Revelations that bikie-related violence in Canberra extends well beyond the high-profile shootings, home invasions and assaults that have erupted in its suburbs show the true scale of the capital’s struggle with a growing scourge.
Episodes that have left one person knee-capped and the front doors of homes pocked with bullet holes in 2017 were enough cause for alarm, but documents seen by Fairfax Media show the city’s bikie crime drew police into 30 investigations between November 2016 and May last year.
They show ACT Policing’s response to the problem at a time the territory lacked some of the legislation designed to make business hard for outlaw motorcycle clubs in other states, and at the beginning of a political row over the best way to handle their growing presence in Canberra.
Open gang warfare and public violence has escalated later in the capital than interstate, although the number of bikies in Canberra has remained steady and much of the violence related to a turf war that flared up with an internal schism inside one of the city’s main clubs.
ACT Policing’s assistant commissioner Justine Saunders gave a warning early last year, saying Canberra had grown attractive to bikies because it did not have the same anti-gang laws as the rest of the eastern seaboard, including controversial anti-consorting measures.
Her contribution to public debate about Canberra’s bikie question showed there are two distinct sides to the problem.
After a year of political back-and-forth over the best way to deal with bikie violence in Canberra, it’s useful to look at its growth as both a legislative problem and a law enforcement one.
While the ACT’s police appear to be cracking down on bikie activity, it’s far from clear that any state or territory has adopted the right legislative settings to reverse the rise in inter-club violence and make it hard for gangs to operate.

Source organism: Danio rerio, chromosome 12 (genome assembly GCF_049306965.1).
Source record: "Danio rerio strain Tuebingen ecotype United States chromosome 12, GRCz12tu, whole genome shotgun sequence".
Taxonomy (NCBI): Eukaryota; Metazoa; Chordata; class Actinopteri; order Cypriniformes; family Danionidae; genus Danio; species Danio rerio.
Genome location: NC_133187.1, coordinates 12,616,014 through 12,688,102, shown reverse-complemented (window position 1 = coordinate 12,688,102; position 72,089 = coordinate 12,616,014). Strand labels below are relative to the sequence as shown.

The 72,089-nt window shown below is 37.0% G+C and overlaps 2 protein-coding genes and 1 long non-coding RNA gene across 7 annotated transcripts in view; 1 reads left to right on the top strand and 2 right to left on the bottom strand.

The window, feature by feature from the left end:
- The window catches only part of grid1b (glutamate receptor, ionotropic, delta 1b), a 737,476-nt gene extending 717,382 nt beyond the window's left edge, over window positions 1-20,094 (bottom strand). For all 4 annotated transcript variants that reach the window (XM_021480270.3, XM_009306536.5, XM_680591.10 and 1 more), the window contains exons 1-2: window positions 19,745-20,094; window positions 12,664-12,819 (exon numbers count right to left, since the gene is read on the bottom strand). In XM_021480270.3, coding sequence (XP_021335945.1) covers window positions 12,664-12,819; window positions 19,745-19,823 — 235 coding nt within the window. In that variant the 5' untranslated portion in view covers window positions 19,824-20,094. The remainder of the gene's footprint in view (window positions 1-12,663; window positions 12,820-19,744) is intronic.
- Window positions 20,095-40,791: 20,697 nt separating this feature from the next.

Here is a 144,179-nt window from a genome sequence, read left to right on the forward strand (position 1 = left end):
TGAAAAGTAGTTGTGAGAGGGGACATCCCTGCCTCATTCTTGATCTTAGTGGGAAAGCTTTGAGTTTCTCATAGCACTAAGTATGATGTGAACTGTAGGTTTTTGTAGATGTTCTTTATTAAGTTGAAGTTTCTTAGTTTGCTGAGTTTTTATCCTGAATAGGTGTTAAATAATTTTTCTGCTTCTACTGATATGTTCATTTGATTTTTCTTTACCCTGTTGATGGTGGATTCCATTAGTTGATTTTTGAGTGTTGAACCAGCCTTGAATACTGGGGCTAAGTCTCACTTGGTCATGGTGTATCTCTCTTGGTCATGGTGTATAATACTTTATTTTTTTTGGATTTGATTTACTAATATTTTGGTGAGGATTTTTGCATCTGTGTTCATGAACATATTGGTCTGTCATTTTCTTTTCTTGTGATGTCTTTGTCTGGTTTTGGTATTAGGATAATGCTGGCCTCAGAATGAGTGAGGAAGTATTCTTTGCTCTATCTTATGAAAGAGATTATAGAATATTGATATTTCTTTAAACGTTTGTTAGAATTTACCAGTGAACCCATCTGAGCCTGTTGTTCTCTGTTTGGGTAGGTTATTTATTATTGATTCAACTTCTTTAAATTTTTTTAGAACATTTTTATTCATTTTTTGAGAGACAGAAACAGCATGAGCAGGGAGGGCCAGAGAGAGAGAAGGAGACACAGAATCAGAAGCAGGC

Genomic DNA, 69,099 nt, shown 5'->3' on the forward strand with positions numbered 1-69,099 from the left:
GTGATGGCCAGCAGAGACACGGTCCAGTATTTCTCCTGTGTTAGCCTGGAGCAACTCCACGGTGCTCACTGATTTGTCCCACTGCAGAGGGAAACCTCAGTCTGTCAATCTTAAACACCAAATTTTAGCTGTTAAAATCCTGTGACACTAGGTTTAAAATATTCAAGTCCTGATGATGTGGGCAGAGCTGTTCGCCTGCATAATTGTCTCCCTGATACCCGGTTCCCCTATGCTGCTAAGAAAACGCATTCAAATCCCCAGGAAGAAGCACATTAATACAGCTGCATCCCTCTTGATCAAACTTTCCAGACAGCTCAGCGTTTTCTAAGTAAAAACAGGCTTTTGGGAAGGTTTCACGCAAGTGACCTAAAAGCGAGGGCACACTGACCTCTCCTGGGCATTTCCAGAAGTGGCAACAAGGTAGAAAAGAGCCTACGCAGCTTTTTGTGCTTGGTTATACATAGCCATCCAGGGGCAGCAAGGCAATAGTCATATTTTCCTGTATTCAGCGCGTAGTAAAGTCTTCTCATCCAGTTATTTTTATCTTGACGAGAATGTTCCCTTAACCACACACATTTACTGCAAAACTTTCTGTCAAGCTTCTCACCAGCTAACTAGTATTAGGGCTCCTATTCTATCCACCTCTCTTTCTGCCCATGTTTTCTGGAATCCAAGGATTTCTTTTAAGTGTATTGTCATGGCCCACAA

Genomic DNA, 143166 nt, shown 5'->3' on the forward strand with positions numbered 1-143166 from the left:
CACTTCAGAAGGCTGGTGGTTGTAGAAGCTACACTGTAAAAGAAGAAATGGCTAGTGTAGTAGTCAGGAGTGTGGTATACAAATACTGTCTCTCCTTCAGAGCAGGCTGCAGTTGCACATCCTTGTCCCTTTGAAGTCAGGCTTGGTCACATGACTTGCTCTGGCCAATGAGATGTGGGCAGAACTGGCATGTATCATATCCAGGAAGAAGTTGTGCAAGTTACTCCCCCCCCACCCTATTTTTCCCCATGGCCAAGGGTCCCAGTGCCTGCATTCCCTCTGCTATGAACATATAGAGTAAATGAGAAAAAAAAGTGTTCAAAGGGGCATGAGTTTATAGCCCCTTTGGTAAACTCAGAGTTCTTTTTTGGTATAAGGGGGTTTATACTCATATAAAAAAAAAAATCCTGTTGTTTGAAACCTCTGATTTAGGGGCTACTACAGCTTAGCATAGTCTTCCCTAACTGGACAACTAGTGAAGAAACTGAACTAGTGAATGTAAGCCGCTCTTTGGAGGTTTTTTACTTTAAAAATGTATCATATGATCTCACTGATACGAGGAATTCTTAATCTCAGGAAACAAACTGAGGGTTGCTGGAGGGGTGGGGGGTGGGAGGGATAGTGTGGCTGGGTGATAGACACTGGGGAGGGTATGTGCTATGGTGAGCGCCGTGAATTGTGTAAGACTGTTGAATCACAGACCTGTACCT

Anti-consorting laws pushed aggressively by the ACT Liberals this year may sound an essential part of the legislative mix at face value. However, evidence from interstate shows they haven’t been as useful as hoped.
In a debate without an obvious answer, the territory government has ignored the Liberals and opted for laws designed to make it easier for police to investigate violent incidents and charge club members for drive-by shootings.
A shift in thinking is needed nationally on the legislative side of the bikie problem, and the challenge for politicians across the country in 2018 is to produce evidence-based, considered ideas for laws that will actually curb bikie activity without unjustifiably intruding on human rights.
The ACT should not only be part of this. In the same way it has led the country with new legislation in the past, it has the chance to do so now.
Debate about anti-bikie laws needs to escape the repetitive stoush over anti-consorting measures that consumed so much of the Legislative Assembly’s energy in 2017.